5. You must have understood that we do not have the right to fulfill your demands on such grounds. There is no way we can change related issues like the Constitution, Public Roads Act. If that is the case, there may be an argument that the metropolis will turn a blind eye to allowing businesses on the sidewalks. But I believe you wouldn’t want to see a metropolis that turns a blind eye to illegal things, you would want to follow the law as well.
6. I have not forgotten the election agenda and will not forget it. Kathmandu metropolis is always there to speak for the poor.
I also know the point and page number on which i have written this in the manifesto. That point was not only for the management of a particular person or group, it was a step towards eradicating poverty. Some of the programs have been further refined through direct study of both the limitations and possibilities of the metropolis. Even now, we say that poverty must be removed from the world, not the poor. That's why we are creating employment through the Labour Bank. We have allocated a budget of more than Rs 100 million to teach skills that can be obtained from general training and that can be easily marketed.
Last year alone, we provided scholarships to more than 15,000 people. As soon as the process of 10 percent discount on health is implemented, the right of the poor to get treatment in 900 beds every day is established. While there is a lot that can be done in this way, we do not think that selling goods brought from India and China on the sidewalk will help alleviate poverty. Instead, it makes those who are involved in the system and are doing the same business bankrupt. This is also the conclusion that can be reached if the late Prem Prasad Acharya's struggle is carefully studied.
We are moving forward with a policy to manage businesses or products that are made in the country but cannot go to the big market, and generate income of a temporary nature. After the implementation of this policy, the marketing of goods and services produced in the country will be facilitated in Kathmandu and the related problems will be reduced.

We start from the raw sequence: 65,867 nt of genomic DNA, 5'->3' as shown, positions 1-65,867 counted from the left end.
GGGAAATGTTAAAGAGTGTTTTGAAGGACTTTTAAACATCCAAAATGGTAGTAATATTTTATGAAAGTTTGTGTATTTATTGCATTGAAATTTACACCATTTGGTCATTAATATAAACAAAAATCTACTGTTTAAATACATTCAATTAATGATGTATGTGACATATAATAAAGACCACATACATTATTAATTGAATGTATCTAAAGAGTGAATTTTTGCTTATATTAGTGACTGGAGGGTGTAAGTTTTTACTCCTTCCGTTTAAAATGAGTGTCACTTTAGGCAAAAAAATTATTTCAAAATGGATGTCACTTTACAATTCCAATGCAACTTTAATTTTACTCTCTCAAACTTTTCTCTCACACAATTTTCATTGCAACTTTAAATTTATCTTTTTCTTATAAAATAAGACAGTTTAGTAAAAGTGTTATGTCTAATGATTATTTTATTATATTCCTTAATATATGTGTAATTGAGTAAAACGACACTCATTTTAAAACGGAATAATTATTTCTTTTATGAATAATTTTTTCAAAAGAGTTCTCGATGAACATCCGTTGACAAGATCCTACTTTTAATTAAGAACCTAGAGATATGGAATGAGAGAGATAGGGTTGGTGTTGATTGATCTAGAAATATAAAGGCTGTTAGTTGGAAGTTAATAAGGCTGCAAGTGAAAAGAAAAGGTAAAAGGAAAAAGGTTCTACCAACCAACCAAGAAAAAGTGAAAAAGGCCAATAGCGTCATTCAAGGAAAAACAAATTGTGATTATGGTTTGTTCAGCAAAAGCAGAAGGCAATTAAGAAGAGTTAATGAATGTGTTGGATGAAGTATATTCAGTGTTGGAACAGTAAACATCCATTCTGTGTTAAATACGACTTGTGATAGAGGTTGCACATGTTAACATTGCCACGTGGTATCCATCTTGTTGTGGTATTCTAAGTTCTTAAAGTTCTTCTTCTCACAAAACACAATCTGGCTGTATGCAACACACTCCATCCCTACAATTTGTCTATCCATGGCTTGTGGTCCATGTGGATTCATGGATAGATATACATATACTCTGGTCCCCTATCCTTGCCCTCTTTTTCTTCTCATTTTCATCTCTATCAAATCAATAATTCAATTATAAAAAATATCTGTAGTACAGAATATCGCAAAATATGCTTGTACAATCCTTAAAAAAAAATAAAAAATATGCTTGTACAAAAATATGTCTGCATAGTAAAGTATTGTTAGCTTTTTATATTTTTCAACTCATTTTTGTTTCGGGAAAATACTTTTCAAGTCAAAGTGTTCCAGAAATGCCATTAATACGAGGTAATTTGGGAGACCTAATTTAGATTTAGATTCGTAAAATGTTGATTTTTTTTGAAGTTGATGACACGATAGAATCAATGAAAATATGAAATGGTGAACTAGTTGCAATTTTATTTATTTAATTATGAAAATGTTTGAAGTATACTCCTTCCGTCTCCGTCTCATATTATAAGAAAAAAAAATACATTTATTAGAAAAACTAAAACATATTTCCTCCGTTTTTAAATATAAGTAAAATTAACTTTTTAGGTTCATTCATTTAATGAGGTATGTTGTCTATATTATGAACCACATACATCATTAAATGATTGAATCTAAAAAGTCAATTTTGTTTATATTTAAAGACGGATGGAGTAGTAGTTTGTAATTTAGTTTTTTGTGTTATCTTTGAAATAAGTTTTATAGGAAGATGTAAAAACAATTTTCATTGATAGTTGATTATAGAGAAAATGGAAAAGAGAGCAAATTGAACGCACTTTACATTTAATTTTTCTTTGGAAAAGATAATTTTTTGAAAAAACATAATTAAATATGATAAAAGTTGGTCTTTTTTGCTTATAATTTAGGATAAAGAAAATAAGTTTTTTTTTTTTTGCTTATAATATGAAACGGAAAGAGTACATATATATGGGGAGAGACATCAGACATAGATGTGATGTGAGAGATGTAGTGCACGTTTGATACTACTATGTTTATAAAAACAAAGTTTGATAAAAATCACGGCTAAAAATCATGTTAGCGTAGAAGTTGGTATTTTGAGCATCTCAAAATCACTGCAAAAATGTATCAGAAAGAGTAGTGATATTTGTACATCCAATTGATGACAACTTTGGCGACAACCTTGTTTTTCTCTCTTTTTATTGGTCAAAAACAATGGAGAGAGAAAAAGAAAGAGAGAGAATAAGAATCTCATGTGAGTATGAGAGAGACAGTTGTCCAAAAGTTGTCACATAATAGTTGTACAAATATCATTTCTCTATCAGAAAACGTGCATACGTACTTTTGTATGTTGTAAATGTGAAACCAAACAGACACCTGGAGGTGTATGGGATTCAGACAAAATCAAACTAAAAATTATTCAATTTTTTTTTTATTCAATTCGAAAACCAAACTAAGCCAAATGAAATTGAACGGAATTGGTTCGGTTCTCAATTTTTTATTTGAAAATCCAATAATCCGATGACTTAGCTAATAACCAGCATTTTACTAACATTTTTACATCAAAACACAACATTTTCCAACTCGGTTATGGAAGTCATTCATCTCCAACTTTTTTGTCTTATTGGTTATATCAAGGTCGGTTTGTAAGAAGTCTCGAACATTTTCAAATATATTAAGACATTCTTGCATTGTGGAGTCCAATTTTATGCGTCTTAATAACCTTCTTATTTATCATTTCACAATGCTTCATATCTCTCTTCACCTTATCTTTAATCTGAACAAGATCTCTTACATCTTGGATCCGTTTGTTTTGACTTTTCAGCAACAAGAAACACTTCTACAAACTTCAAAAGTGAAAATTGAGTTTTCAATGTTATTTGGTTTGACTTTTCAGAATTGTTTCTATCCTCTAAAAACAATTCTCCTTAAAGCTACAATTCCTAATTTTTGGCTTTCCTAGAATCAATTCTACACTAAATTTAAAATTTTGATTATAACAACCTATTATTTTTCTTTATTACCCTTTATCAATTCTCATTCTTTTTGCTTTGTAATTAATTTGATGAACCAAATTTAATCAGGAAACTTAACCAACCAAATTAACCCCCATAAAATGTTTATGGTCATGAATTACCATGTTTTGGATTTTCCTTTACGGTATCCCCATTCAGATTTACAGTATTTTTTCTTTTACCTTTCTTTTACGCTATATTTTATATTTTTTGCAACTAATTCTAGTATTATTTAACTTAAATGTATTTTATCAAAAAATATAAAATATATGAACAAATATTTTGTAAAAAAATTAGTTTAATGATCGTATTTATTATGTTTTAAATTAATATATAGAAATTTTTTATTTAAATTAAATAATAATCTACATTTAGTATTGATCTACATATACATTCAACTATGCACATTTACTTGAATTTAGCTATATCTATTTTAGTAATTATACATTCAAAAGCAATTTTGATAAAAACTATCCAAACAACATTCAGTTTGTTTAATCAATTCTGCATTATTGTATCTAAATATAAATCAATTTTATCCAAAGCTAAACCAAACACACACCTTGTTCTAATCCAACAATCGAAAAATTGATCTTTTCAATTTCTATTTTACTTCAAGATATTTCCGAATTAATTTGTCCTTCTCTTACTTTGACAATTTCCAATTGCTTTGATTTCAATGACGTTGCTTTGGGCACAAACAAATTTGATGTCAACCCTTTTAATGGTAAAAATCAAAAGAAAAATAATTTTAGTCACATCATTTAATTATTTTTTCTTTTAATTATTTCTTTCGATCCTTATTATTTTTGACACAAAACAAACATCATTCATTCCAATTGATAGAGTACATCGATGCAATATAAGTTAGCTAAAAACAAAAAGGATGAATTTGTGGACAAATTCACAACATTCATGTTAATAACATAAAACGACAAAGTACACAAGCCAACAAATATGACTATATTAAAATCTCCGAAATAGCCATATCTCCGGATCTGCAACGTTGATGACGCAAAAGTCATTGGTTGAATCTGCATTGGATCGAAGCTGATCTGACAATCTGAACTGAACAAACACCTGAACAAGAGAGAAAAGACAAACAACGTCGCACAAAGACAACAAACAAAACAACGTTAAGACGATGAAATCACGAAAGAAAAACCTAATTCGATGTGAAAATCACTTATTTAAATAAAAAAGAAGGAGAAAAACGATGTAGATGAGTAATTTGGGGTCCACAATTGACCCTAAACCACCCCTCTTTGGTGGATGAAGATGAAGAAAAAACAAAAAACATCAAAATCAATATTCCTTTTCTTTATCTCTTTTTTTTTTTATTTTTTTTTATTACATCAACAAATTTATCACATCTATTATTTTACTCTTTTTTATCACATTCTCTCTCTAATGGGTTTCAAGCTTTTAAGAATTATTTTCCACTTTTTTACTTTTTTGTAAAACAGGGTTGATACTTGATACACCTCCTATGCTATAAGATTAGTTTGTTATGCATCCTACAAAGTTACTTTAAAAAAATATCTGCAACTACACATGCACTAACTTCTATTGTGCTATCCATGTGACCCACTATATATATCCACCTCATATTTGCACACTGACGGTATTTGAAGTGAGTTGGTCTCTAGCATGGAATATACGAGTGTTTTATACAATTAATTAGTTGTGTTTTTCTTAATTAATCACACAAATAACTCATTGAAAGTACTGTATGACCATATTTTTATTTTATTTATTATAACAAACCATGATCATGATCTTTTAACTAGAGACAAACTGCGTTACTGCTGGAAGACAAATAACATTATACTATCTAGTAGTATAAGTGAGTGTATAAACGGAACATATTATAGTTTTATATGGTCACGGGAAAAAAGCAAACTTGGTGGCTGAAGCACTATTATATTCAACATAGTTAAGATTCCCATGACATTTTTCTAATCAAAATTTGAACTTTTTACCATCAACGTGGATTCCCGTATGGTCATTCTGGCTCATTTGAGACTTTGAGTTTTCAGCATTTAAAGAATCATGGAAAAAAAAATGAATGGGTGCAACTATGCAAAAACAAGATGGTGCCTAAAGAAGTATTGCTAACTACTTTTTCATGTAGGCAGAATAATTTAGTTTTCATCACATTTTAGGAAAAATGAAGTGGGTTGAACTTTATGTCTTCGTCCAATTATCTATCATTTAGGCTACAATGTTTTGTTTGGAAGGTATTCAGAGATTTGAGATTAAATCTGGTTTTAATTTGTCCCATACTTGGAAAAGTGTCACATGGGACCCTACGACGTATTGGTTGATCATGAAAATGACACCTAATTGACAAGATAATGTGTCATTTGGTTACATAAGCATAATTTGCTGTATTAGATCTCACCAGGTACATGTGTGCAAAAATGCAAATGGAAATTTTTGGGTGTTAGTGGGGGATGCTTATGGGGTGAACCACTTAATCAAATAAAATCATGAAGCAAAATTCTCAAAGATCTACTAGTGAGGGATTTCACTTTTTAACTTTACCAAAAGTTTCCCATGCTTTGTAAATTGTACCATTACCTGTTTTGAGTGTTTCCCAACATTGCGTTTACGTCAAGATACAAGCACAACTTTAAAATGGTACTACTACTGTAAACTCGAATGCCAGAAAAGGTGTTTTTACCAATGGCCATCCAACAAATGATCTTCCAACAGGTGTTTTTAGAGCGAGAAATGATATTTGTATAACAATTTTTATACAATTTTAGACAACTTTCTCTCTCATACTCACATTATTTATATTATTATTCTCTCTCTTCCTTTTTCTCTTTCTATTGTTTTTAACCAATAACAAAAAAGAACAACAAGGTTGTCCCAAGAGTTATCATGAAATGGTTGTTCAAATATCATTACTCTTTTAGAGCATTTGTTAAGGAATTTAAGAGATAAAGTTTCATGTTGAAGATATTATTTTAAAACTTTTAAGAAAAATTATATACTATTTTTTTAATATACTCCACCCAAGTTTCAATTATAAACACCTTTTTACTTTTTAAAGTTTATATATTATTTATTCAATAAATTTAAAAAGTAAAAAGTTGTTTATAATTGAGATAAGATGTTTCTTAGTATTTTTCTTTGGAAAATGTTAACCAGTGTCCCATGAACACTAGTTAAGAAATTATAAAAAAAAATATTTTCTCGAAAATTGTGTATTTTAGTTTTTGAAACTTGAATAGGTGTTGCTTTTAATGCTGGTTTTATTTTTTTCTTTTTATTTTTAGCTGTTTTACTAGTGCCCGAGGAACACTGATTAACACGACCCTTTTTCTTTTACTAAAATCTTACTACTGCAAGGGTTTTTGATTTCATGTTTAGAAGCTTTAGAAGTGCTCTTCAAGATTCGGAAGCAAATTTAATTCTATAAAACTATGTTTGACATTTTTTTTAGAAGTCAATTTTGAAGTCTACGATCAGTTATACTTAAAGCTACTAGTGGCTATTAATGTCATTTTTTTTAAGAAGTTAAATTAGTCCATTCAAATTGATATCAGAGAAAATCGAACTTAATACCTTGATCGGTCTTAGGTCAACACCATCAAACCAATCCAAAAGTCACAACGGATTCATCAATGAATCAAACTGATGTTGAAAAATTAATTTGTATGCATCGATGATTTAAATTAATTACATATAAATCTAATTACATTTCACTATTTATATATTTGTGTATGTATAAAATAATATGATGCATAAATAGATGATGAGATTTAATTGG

7. And, as far as the argument put forth by KP Oli, Baburam Bhattarai, Kamal Thapa, Gagan Thapa, Swarnim Wagle and others that the genuine demands should be met is considered, we see political dishonesty. They are in the position of making laws, but have they ever tried to make clear laws about it? For cheap popularity, they gave a superficial statement that the genuine demands should be met, but did they differentiate between the legitimate and the illegitimate demands? They were the ones who made the laws that could not fulfill those legitimate demands..
At that time, did they write a note of dissent against the current legal provisions? If not, they should have explained about that provision. But that was not done. They are also among the people who have the right to amend the legal provisions if they are not correct.
We believe that it would be a great injustice to the thousands of Kathmandu residents whose houses were demolished and whose land were acquired to build footpaths and roads if people are allowed to run business on roads and sidewalks. It would also be a violation of the law as such places cannot be used for purposes other than those for which they were acquired. So please stop the agitation and ask them to follow the rules and regulations. Do not get in our way of obeying or enforcing the law.